Meet the chef who learned to cook with seal and other Indigenous foods at Alaska hospital
Alaska Native Medical Center serves dishes like reindeer stew and seal soup to help patients heal
When Vern Luckhurst looks back on his time in the hospital following a heart attack last May, he remembers the reindeer stew.
"I think for a whole week I was there, every day I had reindeer stew," said Luckhurst. "They have it flavoured just like you'd be cooking it at home."
At the Alaska Native Medical Center, a 173-bed hospital in Anchorage, Alaska, Indigenous cuisine is front and centre on the patient menu. Depending on what's in season or what has been donated to the facility by hunters and fishers, patients might dine on seal soup, fiddlehead fig pizza or herring eggs with peas.
"They have excellent comfort foods for elders, or just for, you know, native people," said the 70-year-old Luckhurst. "Even if it was a low-sodium diet, you know, it still was really flavourful.
"They make really, really good salmon."
Hospitals aren't usually known for having memorable cuisine. But at this facility, the standard bland "tray food" has been set aside in favour of a restaurant-style approach complete with a menu that offers patients choice.
At least 60 per cent of those dishes incorporate Indigenous foods. Now the hospital's traditional native foods initiative is gaining attention as a model of what could be achieved at other hospitals in the United States and Canada.
The Alaska Native Medical Center is the only hospital in Anchorage and the state's only trauma centre. While the focus is on the Indigenous population, the centre serves patients from all backgrounds.
Standard hospital fare was getting thrown out
When Vivian Echavarria took over as the hospital's assistant administrator, she saw just how much that tray food was missing the mark.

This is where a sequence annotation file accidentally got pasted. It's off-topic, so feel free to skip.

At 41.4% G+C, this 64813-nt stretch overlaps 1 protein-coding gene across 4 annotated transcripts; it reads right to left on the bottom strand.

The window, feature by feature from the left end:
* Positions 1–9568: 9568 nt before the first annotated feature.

"As I was looking at how much food was being thrown out because that's not the food that our people eat, I saw a lot of money going down the drain," said Echavarria, who is now vice-president of professional and support services at the Alaska Native Tribal Health Consortium, which includes the hospital.
When the food services contract eventually came up for renewal, she made a requirement that the next contract include an executive chef.
"It had to have someone who had the culinary depth, the scope, breadth to be able to prepare foods like you would see [on] these chef programs on national TV," she told Unreserved host Rosanna Deerchild.
Enter chef Amy Foote. Originally from Idaho, Foote worked seasonal jobs in Alaska starting as a teenager and met her husband there.
Then her career took them to restaurants, hotels and lodges in Montana for about a decade, "all the while dreaming of how we could get back to Alaska," said Foote.
'It's a huge reward'
She jumped at the opportunity to pivot to the role at the Alaska Native Medical Center, a move that Foote said has been incredibly gratifying.